Bulk magnetic domain stability controls paleointensity fidelity



Paterson, Greig A ORCID: 0000-0002-6864-7420, Muxworthy, Adrian R, Yamamoto, Yuhji and Pan, Yongxin
(2017) Bulk magnetic domain stability controls paleointensity fidelity. Proceedings of the National Academy of Sciences of USA, 114 (50). 13120 - 13125.

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Abstract

Nonideal, nonsingle-domain magnetic grains are ubiquitous in rocks; however, they can have a detrimental impact on the fidelity of paleomagnetic records—in particular the determination of ancient magnetic field strength (paleointensity), a key means of understanding the evolution of the earliest geodynamo and the formation of the solar system. As a consequence, great effort has been expended to link rock magnetic behavior to paleointensity results, but with little quantitative success. Using the most comprehensive rock magnetic and paleointensity data compilations, we quantify a stability trend in hysteresis data that characterizes the bulk domain stability (BDS) of the magnetic carriers in a paleomagnetic specimen. This trend is evident in both geological and archeological materials that are typically used to obtain paleointensity data and is therefore pervasive throughout most paleomagnetic studies. Comparing this trend to paleointensity data from both laboratory and historical experiments reveals a quantitative relationship between BDS and paleointensity behavior. Specimens that have lower BDS values display higher curvature on the paleointensity analysis plot, which leads to more inaccurate results. In-field quantification of BDS therefore reflects low-field bulk remanence stability. Rapid hysteresis measurements can be used to provide a powerful quantitative method for preselecting paleointensity specimens and postanalyzing previous studies, further improving our ability to select high-fidelity recordings of ancient magnetic fields. BDS analyses will enhance our ability to understand the evolution of the geodynamo and can help in understanding many fundamental Earth and planetary science questions that remain shrouded in controversy.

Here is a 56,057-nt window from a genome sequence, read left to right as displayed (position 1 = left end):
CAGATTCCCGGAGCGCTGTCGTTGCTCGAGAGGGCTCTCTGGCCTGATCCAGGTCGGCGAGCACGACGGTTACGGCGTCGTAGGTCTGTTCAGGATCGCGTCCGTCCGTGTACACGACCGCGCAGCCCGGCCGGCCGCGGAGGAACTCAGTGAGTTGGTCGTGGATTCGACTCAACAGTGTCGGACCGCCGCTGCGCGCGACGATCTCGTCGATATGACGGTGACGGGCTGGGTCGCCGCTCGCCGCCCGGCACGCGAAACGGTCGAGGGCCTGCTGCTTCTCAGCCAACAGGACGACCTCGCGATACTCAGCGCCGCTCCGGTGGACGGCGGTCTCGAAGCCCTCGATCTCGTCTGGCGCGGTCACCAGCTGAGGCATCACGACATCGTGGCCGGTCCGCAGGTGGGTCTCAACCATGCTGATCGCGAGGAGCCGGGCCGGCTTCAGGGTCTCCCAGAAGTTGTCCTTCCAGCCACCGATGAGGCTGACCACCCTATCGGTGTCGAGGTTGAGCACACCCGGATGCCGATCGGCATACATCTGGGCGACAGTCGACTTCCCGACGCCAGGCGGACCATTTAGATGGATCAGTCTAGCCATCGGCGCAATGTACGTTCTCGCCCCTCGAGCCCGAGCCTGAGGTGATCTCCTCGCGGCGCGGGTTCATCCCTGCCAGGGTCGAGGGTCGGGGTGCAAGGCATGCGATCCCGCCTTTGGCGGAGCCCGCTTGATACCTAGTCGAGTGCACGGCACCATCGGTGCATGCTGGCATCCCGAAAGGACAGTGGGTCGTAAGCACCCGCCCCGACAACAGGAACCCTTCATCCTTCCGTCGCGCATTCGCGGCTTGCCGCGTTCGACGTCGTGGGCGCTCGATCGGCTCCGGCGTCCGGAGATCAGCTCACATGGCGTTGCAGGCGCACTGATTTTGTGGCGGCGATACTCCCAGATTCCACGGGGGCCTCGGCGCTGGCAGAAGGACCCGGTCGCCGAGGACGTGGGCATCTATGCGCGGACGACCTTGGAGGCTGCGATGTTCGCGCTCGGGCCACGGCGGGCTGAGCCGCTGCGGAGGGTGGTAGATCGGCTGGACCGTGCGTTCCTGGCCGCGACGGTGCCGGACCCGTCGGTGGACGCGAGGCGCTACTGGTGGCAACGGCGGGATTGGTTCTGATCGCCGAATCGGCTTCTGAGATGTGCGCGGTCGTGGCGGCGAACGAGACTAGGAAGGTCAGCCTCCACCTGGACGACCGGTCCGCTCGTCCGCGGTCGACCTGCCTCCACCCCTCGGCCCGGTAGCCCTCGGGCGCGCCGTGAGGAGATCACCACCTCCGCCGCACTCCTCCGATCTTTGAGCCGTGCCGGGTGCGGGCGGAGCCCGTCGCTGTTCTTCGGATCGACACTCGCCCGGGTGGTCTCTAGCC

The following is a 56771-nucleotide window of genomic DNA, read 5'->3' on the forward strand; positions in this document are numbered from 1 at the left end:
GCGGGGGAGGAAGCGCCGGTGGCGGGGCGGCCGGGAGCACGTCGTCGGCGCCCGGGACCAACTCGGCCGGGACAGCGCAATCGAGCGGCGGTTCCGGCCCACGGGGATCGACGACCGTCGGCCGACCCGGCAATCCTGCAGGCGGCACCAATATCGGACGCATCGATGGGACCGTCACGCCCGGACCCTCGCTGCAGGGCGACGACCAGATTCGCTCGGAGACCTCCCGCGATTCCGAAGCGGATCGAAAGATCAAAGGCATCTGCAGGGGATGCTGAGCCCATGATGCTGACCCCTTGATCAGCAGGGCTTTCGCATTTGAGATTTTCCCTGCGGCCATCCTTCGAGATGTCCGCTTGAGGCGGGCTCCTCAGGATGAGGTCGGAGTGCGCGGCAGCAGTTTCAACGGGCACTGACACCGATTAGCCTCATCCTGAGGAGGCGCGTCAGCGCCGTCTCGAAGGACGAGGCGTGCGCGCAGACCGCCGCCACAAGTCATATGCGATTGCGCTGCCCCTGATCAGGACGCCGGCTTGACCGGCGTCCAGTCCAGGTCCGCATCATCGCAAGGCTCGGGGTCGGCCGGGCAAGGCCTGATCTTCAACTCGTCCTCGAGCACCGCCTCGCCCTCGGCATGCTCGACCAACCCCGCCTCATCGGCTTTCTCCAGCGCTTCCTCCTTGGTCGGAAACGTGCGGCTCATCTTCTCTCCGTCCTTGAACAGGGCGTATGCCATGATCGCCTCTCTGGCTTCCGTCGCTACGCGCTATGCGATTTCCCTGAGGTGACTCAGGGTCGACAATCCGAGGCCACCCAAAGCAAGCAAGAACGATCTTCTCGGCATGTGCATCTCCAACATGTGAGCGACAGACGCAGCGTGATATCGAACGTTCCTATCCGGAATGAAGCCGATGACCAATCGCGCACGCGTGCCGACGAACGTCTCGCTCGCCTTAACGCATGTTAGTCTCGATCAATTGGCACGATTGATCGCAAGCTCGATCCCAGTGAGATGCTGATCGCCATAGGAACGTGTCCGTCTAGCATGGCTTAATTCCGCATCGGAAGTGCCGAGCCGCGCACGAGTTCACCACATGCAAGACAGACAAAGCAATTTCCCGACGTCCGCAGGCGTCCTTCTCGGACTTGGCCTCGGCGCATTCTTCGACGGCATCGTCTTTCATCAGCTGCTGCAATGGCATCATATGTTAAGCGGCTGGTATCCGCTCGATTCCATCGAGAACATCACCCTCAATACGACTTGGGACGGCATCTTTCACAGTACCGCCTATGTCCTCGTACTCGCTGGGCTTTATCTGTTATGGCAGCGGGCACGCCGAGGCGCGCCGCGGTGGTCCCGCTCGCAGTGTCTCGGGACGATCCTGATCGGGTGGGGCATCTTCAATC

Item Type: Article
Depositing User: Symplectic Admin
Date Deposited: 25 Jan 2018 14:35
Last Modified: 15 Sep 2022 14:12
DOI: 10.1073/pnas.1714047114
Open Access URL: http://doi.org/10.1073/pnas.1714047114
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URI: https://livrepository.liverpool.ac.uk/id/eprint/3016839